Tip of the Day: Configure VPN Profiles using the SCCM/WMI Bridge - Part 1
There are a number of ways to create a VPN profile on Windows 10 Anniversary v1607. In this week’s tips we discuss what you need to know to deploy connection profiles using PowerShell, WMI, and the SCCM/WMI (aka WMI-to-CSP) Bridge.
The VPNv2CSP sits on top of what is known as the MDM stack. The CSP defines a set of nodes specified by URIs that represent different configurations. All VPN URIs have one of the following forms, which specifies the node hierarchy, which nodes can be edited, what type the node has, and what value is associated with the node.
The WMI/SCCM (aka WMI-to-CSP) Bridge
The SCCM/WMI Bridge provides an alternate to configuring VPNv2 CSP settings using MDM by exposing a WMI layer written on top of the native CSP. Using the bridge, WMI configuration scripts (whether executed locally or deployed via SCCM) are able to leverage the same code path used by MDM provisioning documents, with only the entry point being different. The distinction between these MDM and WMI configuration interfaces is as follows:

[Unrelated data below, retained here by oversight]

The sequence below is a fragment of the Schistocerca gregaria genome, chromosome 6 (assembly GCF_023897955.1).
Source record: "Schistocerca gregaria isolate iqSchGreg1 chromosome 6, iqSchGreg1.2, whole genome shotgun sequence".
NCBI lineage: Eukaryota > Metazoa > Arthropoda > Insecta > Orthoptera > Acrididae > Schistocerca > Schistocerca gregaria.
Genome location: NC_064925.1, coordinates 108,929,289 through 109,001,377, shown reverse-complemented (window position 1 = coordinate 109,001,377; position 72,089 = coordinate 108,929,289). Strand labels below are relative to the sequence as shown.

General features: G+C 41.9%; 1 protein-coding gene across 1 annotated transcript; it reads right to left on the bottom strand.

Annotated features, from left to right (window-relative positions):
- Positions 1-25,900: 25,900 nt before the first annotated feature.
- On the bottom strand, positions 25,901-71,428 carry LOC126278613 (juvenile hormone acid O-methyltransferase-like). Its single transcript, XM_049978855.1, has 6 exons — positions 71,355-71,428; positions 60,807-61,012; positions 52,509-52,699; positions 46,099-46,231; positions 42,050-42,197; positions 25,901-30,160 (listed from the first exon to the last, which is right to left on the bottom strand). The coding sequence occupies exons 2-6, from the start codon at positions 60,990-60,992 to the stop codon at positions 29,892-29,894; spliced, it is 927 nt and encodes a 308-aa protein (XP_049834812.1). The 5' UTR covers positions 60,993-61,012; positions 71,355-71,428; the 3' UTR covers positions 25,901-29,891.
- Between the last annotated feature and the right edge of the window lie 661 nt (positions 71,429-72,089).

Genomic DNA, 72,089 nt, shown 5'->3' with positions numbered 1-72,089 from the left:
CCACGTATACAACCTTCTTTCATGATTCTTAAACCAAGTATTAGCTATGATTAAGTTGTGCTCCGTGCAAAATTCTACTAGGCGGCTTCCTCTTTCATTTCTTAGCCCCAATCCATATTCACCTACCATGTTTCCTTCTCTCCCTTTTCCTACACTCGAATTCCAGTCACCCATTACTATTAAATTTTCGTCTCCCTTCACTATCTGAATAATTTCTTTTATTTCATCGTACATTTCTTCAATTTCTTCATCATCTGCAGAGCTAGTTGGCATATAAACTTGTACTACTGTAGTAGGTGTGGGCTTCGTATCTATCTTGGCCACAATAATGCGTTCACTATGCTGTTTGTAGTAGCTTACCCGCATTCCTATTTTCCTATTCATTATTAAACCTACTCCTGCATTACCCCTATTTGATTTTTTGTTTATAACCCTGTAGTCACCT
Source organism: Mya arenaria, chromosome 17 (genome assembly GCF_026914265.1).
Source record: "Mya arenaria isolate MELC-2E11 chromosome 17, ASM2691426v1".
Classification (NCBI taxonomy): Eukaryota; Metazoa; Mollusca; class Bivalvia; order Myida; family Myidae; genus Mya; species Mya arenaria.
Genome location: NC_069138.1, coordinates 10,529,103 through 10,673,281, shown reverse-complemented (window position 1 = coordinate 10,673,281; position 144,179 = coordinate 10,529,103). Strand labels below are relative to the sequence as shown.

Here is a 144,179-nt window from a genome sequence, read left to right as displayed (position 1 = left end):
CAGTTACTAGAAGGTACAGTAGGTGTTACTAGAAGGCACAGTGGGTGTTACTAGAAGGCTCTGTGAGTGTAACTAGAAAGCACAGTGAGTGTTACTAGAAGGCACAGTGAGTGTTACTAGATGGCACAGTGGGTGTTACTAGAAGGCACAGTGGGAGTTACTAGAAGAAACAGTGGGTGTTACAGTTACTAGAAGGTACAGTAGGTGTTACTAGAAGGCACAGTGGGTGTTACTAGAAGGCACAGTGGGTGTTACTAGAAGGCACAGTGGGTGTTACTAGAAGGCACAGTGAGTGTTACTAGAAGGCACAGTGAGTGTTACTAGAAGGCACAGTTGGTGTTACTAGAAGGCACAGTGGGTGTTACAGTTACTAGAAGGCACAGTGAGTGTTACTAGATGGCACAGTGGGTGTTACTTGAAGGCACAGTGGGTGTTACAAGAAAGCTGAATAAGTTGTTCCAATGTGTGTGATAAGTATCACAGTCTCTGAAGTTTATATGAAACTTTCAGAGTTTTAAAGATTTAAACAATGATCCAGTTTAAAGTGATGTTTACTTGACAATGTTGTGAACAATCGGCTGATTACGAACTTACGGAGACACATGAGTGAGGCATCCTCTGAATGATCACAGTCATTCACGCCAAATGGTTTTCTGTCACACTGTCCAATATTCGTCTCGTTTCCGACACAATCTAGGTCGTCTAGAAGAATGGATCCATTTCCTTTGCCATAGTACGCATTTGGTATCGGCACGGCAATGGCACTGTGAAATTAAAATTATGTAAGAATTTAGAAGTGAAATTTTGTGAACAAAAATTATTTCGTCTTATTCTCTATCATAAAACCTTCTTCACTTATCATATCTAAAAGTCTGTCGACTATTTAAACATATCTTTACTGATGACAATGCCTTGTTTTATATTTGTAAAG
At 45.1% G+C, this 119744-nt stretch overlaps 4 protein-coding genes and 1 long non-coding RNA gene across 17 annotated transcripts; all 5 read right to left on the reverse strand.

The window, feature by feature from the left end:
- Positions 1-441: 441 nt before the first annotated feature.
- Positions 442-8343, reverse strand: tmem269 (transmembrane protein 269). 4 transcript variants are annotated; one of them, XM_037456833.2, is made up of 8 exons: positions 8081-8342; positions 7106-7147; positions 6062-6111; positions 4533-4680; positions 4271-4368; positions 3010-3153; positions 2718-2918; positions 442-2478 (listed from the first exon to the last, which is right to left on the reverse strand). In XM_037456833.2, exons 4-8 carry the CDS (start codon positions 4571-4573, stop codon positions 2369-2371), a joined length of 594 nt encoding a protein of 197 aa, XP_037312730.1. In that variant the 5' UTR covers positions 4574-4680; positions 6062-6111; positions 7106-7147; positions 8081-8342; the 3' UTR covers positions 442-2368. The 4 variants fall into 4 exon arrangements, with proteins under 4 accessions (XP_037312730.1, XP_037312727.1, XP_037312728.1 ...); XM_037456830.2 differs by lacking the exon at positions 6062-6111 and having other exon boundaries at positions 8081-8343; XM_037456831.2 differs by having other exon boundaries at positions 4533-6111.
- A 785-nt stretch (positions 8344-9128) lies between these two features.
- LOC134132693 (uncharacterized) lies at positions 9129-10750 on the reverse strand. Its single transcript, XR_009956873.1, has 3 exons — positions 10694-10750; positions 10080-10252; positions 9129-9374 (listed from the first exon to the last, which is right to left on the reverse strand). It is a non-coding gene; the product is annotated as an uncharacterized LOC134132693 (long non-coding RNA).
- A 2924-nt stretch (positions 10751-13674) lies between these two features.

- VPN connection profiles deployed using Microsoft Intune or other MDM provider take an entry path through the platform MDM Client, delivering XML-based configurations directly to the VPNv2 CSP.
- WMI scripts use the SCCM/WMI Bridge as a configuration entry point, leveraging a set of MDM Bridge WMI Providers object classes whose properties map directly to VPNv2 CSP settings.
The graphic below illustrates the client configuration architecture on Windows 10, showing both the MDM client and the SCCM/WMI Bridge interfaces. NOTE - The provisioning engine and the EAS client interfaces are shown merely for the sake of completion.
Tomorrow’s Tip: VPNv2CSP MDM Bridge WMI Providers
In tomorrow’s tip, we will discuss the MDM Bridge WMI Provider classes and their member properties.